Uniquely Human Portraits 2016 to 2020
This series of portraits is about individuals living with physical or neurological differences. They include alphanumeric documents or other background imagery that tell a story about the unique experience of the person depicted. These can include their medical records and interactions with agencies. The layers of material are intended to reflect the complexity of this experience. I am grateful to have had the opportunity to more deeply develop this work during a Chalk Hill Artist Residency in California. By choosing traditional portraiture, I was able to spend many hours truly seeing my subjects. I found sustained presence with another person's journey transformative.
The genesis of the project was my love and understanding of my own son with severe Autism and Cystic Fibrosis. The first portrait sprang from my need for my son and our life circumstances to be seen by others. I felt that he had no voice in the world and was not fully understood, even by close family members. He cannot speak in the ways one needs to in order to participate in our culture. I saw the light in him, as mothers do, and wanted others to see it too. I also felt that our family situation, being outside the norm, was overlooked and not well comprehended by our community. I wanted to be seen too, it seemed. I was also angry at how difficult the situation was, angry that I had no choice but to take it on. As I turned to painting as an outlet, my son soon became one of my frequent subjects.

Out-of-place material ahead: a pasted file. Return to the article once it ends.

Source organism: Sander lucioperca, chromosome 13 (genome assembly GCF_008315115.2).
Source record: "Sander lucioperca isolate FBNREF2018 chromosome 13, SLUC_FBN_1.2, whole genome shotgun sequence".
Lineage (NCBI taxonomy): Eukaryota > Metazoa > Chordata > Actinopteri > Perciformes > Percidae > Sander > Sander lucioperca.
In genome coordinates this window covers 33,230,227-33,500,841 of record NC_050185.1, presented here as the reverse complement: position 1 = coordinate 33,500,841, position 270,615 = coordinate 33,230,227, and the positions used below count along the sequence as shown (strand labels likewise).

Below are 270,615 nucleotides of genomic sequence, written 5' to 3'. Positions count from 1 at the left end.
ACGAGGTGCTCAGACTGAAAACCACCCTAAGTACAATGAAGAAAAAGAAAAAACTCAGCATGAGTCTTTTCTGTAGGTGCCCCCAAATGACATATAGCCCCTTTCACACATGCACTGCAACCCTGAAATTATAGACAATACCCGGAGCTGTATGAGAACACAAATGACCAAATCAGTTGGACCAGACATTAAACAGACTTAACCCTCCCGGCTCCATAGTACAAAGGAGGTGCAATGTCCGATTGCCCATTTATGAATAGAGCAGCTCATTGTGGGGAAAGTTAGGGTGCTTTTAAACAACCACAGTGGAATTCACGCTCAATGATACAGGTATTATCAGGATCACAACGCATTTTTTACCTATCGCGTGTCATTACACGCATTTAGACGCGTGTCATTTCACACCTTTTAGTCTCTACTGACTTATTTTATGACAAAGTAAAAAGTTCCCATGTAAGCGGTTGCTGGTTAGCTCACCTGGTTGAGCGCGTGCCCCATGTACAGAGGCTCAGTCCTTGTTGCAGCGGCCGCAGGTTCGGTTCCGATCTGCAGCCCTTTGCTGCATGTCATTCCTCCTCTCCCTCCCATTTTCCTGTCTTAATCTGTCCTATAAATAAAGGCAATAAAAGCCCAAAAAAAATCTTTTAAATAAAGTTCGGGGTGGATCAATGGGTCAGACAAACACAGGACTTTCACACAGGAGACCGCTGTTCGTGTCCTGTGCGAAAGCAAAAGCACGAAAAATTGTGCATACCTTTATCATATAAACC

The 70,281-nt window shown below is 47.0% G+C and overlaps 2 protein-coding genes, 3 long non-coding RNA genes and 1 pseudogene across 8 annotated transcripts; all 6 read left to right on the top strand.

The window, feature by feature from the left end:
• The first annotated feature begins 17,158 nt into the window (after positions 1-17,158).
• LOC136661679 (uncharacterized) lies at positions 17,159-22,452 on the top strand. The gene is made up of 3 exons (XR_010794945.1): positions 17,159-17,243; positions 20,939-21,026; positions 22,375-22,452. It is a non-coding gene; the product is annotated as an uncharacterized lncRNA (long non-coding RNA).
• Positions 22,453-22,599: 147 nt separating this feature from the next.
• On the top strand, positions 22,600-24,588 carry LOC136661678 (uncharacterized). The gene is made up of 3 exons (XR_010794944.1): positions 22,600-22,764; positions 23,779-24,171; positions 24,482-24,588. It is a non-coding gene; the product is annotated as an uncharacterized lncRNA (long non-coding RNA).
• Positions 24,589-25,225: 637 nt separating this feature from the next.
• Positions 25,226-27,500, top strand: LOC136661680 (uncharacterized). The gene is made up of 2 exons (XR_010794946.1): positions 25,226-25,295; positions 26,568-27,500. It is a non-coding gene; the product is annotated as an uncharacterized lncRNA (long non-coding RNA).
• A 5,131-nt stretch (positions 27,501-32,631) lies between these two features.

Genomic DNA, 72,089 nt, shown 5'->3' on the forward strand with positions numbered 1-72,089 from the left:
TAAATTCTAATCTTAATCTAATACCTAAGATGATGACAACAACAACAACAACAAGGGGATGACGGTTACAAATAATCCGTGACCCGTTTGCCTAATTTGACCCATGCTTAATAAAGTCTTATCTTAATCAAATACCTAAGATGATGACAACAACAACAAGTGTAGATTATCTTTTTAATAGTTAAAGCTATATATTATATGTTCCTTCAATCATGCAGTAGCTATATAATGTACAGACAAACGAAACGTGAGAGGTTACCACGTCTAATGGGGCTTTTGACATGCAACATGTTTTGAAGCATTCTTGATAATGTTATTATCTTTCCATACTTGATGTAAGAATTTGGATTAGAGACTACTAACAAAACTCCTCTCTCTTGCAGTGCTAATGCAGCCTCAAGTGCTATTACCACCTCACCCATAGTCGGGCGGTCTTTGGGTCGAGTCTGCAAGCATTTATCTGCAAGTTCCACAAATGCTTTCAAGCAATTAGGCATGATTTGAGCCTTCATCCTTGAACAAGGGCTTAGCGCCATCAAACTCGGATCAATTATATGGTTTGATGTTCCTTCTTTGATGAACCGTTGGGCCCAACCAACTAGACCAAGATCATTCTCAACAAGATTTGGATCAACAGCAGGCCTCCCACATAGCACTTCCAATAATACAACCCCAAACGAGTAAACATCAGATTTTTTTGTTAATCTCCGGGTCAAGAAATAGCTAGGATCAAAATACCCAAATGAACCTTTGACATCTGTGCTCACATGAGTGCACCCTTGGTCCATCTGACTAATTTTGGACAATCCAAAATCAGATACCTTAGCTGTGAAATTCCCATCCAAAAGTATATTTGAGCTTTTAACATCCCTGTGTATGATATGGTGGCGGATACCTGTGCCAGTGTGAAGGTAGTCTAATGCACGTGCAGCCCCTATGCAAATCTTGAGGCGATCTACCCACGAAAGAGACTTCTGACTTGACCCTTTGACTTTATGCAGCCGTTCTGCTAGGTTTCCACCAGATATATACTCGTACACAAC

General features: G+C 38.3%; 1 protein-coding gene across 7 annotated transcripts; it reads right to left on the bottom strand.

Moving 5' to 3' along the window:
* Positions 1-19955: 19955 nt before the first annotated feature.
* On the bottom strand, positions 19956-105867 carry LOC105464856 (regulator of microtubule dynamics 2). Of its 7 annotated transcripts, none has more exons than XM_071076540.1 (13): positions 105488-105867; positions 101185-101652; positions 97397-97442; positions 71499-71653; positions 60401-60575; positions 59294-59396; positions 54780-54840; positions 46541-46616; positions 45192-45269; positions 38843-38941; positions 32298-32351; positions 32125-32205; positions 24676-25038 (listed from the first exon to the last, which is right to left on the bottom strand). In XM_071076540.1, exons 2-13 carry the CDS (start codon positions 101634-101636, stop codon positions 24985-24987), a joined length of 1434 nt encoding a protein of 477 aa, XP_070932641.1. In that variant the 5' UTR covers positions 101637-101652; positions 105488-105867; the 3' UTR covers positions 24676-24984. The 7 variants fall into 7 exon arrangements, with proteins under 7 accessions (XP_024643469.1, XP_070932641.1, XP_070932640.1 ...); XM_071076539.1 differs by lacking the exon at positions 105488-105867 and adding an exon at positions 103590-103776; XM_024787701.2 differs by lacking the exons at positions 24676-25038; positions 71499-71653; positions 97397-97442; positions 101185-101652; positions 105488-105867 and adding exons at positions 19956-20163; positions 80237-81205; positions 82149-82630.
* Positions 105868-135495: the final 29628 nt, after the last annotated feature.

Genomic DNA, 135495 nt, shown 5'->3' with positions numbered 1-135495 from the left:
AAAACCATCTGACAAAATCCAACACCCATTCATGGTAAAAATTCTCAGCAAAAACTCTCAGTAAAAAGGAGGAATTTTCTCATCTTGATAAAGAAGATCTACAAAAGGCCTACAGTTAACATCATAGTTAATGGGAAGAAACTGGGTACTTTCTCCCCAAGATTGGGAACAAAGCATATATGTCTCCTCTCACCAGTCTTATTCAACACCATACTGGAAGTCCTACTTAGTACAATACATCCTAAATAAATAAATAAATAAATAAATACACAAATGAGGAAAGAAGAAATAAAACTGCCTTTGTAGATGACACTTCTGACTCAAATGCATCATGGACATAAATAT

Painting and exhibiting formal portraits of an individual with disabilities began a dialogue with others on the subject. When I showed the work in my studio, visitors would share the stories of their struggles with difference in their own families. During one of these conversations, I was moved to ask another mother if I could paint her son with autism and also eventually asked permission to paint some friends and acquaintances living with other types of differences.
During the years it took me to learn to paint portraits and execute these works, our national conversation on differences of all kinds became louder. At the same time my own focus began to shift outward, movements were springing up all over the country calling for changes in how minority groups and other people with differences are seen and treated in our society. The morphing of my own anger into empathy was accelerated by the events unfolding on the national stage.
I offer these works as a small individual contribution to that conversation by honoring these people walking their paths with dignity and grace. It is my hope that my own meditations on difference will flow into the much larger river of reckoning that is flooding our current collective moment.